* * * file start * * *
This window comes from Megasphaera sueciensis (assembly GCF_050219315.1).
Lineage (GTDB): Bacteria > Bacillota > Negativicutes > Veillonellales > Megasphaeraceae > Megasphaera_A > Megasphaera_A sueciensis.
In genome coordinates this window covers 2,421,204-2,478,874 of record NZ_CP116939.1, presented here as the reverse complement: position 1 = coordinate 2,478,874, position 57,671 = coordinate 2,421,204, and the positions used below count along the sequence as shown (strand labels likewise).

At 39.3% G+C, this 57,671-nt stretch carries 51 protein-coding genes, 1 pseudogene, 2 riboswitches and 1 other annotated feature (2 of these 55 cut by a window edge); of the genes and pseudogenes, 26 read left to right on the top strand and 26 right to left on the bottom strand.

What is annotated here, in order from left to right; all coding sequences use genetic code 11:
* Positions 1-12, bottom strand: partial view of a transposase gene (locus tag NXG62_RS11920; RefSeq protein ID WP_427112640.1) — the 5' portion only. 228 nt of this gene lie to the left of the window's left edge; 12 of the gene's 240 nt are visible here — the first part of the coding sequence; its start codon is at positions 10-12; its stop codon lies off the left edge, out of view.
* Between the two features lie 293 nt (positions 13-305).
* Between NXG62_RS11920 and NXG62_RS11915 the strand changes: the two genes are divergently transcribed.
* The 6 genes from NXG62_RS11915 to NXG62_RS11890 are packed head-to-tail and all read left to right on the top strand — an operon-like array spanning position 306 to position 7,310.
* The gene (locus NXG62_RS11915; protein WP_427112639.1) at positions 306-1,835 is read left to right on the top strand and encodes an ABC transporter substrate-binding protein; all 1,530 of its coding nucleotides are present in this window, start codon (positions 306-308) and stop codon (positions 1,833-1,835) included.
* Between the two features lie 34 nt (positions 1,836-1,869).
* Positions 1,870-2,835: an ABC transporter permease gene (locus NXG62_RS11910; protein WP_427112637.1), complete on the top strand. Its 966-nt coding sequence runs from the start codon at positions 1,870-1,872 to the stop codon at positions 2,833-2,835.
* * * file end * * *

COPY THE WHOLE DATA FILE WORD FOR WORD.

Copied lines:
This window comes from Megasphaera sueciensis (assembly GCF_050219315.1).
Lineage (GTDB): Bacteria > Bacillota > Negativicutes > Veillonellales > Megasphaeraceae > Megasphaera_A > Megasphaera_A sueciensis.
In genome coordinates this window covers 2,421,204-2,478,874 of record NZ_CP116939.1, presented here as the reverse complement: position 1 = coordinate 2,478,874, position 57,671 = coordinate 2,421,204, and the positions used below count along the sequence as shown (strand labels likewise).

At 39.3% G+C, this 57,671-nt stretch carries 51 protein-coding genes, 1 pseudogene, 2 riboswitches and 1 other annotated feature (2 of these 55 cut by a window edge); of the genes and pseudogenes, 26 read left to right on the top strand and 26 right to left on the bottom strand.

What is annotated here, in order from left to right; all coding sequences use genetic code 11:
* Positions 1-12, bottom strand: partial view of a transposase gene (locus tag NXG62_RS11920; RefSeq protein ID WP_427112640.1) — the 5' portion only. 228 nt of this gene lie to the left of the window's left edge; 12 of the gene's 240 nt are visible here — the first part of the coding sequence; its start codon is at positions 10-12; its stop codon lies off the left edge, out of view.
* Between the two features lie 293 nt (positions 13-305).
* Between NXG62_RS11920 and NXG62_RS11915 the strand changes: the two genes are divergently transcribed.
* The 6 genes from NXG62_RS11915 to NXG62_RS11890 are packed head-to-tail and all read left to right on the top strand — an operon-like array spanning position 306 to position 7,310.
* The gene (locus NXG62_RS11915; protein WP_427112639.1) at positions 306-1,835 is read left to right on the top strand and encodes an ABC transporter substrate-binding protein; all 1,530 of its coding nucleotides are present in this window, start codon (positions 306-308) and stop codon (positions 1,833-1,835) included.
* Between the two features lie 34 nt (positions 1,836-1,869).
* Positions 1,870-2,835: an ABC transporter permease gene (locus NXG62_RS11910; protein WP_427112637.1), complete on the top strand. Its 966-nt coding sequence runs from the start codon at positions 1,870-1,872 to the stop codon at positions 2,833-2,835.